Because of that first camp experience Firmes continued to volunteer. She met her future husband, now KIDS NEED MoRE treasurer Johnny Ray, when he was a volunteer at Camp Adventure in 1998. She later agreed to take over the camp from the ACS, then turned it into KIDS NEED MoRE with a helping hand from Cassandra Steinle, a camper who had been diagnosed with Stage 4 neuroblastoma at 15 months and somehow survived it, only to die of treatment-related lung complications just before her 15th birthday — her death coming a few months after Firmes ran her first camp in 2013.

Cassandra's brother, veteran camper turned volunteer John Steinle IV, 16, of Smithtown, said this week: "I know I can't speak for everybody, what they've experienced. But I should have been a depressed kid, with everything that happened.

"But I wasn't sad. I'm not sad."

As Steinle said of KIDS NEED MoRE and the time he spent with his late sister and other campers: "It gave me a sense of, not peace, but that I'm not the only one who went through this. I think of times I had with my sister and they're good times."

Not that making all of this happen has been simple, Firmes said.

She and Ray got married in 2012, had their honeymoon cruise to the Bahamas sidetracked by Superstorm Sandy, returned home the day Sandy hit Long Island, destroying their Copiague home. They moved into her mother's den, then rented an apartment in Farmingdale while their house was being rebuilt, all while Firmes was trying to raise $300,000 to fund KIDS NEED MoRE. Then, having finally launched and run the camp on her own, Cassandra Steinle was hospitalized, and Firmes, racing to come see her, got into a car accident en route.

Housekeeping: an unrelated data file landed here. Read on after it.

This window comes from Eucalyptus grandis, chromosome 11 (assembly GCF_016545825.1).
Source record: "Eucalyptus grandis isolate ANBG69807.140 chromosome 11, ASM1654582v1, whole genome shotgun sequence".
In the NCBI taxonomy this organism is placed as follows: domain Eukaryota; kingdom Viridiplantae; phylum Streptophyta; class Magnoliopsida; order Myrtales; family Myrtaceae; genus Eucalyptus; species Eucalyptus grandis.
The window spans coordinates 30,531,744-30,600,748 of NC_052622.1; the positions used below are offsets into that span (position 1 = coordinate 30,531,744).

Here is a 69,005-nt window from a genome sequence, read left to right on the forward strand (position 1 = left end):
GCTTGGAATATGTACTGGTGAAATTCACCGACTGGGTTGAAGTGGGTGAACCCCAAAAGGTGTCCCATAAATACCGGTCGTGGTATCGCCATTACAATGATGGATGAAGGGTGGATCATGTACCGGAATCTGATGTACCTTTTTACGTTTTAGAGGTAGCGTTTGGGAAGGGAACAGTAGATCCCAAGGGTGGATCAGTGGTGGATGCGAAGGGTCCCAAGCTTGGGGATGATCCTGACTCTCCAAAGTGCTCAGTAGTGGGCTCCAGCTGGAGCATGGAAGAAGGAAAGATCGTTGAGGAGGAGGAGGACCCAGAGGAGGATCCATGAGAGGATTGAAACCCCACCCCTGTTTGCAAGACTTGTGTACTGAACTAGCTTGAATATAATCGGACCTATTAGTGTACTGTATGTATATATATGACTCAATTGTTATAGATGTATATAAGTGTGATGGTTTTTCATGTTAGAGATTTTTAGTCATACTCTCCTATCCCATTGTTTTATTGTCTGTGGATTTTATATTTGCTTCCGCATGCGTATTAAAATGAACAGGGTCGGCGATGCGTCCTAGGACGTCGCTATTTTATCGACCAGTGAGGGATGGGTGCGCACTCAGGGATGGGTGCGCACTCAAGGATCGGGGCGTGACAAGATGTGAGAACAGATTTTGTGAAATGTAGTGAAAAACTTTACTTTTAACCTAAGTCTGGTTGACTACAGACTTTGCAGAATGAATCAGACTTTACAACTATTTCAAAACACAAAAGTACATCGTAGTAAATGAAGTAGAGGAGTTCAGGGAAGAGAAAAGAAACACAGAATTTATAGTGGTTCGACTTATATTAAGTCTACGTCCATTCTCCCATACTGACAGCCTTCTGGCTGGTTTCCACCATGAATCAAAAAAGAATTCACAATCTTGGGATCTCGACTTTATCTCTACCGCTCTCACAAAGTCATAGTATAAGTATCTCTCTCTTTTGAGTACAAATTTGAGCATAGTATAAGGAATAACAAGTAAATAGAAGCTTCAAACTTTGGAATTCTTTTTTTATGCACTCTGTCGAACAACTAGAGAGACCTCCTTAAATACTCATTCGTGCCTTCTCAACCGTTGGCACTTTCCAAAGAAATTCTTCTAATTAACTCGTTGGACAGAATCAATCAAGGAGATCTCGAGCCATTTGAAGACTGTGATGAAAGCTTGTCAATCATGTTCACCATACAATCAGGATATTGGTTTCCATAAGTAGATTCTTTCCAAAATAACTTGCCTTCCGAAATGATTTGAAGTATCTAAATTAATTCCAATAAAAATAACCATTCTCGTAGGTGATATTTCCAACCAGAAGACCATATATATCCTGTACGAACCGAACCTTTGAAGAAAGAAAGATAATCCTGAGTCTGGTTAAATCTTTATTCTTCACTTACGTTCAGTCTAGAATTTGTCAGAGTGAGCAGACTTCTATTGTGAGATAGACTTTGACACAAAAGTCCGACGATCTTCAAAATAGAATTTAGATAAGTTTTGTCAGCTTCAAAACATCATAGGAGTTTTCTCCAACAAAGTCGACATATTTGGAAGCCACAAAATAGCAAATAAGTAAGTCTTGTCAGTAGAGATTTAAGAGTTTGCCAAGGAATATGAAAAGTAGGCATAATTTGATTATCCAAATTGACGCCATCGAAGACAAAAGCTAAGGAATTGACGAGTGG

"She got there a few moments after my daughter actually passed," Eleanore Steinle said. "But that's her dedication. She had a car accident and still came."

That Firmes continues to devote every waking minute to KIDS NEED MoRE — with the assistance of institutions like Stony Brook University, donations from individuals and grants from organizations like the Rite Aid Foundation's KidCents program and The Spencer Foundation in Huntington — also is, in part, due to her own experience with cancer.

Firmes was diagnosed with leukemia weeks after Camp Adventure in 2014 and underwent a bone-marrow transplant Jan. 7, 2015.

Under KIDS NEED MoRE Firmes moved the summer camp, Camp Adventure, from Shelter Island to upstate Roscoe, and has expanded the holiday Elf ride toy giveaway from one bus to dozens of buses that will hit the road next weekend.

And KIDS NEED MoRE volunteers continue almost daily check-ins and contact support with sick kids, their families and surviving siblings.

"They're kids," Firmes said of her audience. "Sick kids, siblings of sick kids, parents of kids who are ill, kids who've just lost parents. These are kids and kids still have to have joy. They have to have joy through their pain. And that's what we try to do. To bring them joy."